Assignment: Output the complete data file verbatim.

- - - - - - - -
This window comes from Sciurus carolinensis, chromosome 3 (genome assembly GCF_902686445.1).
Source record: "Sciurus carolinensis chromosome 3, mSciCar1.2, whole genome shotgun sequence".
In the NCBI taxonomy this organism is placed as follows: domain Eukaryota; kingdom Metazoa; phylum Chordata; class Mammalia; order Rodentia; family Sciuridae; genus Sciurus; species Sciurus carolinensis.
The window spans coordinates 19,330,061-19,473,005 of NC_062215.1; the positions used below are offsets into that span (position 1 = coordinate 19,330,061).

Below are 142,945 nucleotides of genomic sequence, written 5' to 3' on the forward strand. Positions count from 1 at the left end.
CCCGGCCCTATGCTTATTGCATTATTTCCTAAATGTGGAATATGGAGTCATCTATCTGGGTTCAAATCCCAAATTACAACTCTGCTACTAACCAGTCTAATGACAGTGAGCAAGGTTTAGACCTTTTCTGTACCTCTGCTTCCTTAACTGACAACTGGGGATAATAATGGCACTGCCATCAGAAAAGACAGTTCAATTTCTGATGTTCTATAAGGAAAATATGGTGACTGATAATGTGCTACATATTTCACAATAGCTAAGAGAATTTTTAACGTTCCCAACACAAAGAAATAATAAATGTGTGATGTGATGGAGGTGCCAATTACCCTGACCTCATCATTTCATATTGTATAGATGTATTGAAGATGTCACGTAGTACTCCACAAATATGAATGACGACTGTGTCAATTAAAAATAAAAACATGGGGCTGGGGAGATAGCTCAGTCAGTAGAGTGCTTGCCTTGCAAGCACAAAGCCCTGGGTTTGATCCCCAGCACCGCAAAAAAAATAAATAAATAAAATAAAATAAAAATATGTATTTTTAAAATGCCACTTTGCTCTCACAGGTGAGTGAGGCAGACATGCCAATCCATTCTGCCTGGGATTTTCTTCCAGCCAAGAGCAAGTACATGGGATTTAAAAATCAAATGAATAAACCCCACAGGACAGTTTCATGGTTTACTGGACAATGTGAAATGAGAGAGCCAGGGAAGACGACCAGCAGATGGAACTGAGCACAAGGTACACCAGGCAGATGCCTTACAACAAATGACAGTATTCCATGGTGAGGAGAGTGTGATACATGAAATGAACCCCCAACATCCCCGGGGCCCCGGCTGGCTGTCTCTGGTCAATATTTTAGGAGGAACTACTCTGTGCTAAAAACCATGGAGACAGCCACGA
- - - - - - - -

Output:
This window comes from Sciurus carolinensis, chromosome 3 (genome assembly GCF_902686445.1).
Source record: "Sciurus carolinensis chromosome 3, mSciCar1.2, whole genome shotgun sequence".
In the NCBI taxonomy this organism is placed as follows: domain Eukaryota; kingdom Metazoa; phylum Chordata; class Mammalia; order Rodentia; family Sciuridae; genus Sciurus; species Sciurus carolinensis.
The window spans coordinates 19,330,061-19,473,005 of NC_062215.1; the positions used below are offsets into that span (position 1 = coordinate 19,330,061).

Below are 142,945 nucleotides of genomic sequence, written 5' to 3' on the forward strand. Positions count from 1 at the left end.
CCCGGCCCTATGCTTATTGCATTATTTCCTAAATGTGGAATATGGAGTCATCTATCTGGGTTCAAATCCCAAATTACAACTCTGCTACTAACCAGTCTAATGACAGTGAGCAAGGTTTAGACCTTTTCTGTACCTCTGCTTCCTTAACTGACAACTGGGGATAATAATGGCACTGCCATCAGAAAAGACAGTTCAATTTCTGATGTTCTATAAGGAAAATATGGTGACTGATAATGTGCTACATATTTCACAATAGCTAAGAGAATTTTTAACGTTCCCAACACAAAGAAATAATAAATGTGTGATGTGATGGAGGTGCCAATTACCCTGACCTCATCATTTCATATTGTATAGATGTATTGAAGATGTCACGTAGTACTCCACAAATATGAATGACGACTGTGTCAATTAAAAATAAAAACATGGGGCTGGGGAGATAGCTCAGTCAGTAGAGTGCTTGCCTTGCAAGCACAAAGCCCTGGGTTTGATCCCCAGCACCGCAAAAAAAATAAATAAATAAAATAAAATAAAAATATGTATTTTTAAAATGCCACTTTGCTCTCACAGGTGAGTGAGGCAGACATGCCAATCCATTCTGCCTGGGATTTTCTTCCAGCCAAGAGCAAGTACATGGGATTTAAAAATCAAATGAATAAACCCCACAGGACAGTTTCATGGTTTACTGGACAATGTGAAATGAGAGAGCCAGGGAAGACGACCAGCAGATGGAACTGAGCACAAGGTACACCAGGCAGATGCCTTACAACAAATGACAGTATTCCATGGTGAGGAGAGTGTGATACATGAAATGAACCCCCAACATCCCCGGGGCCCCGGCTGGCTGTCTCTGGTCAATATTTTAGGAGGAACTACTCTGTGCTAAAAACCATGGAGACAGCCACGA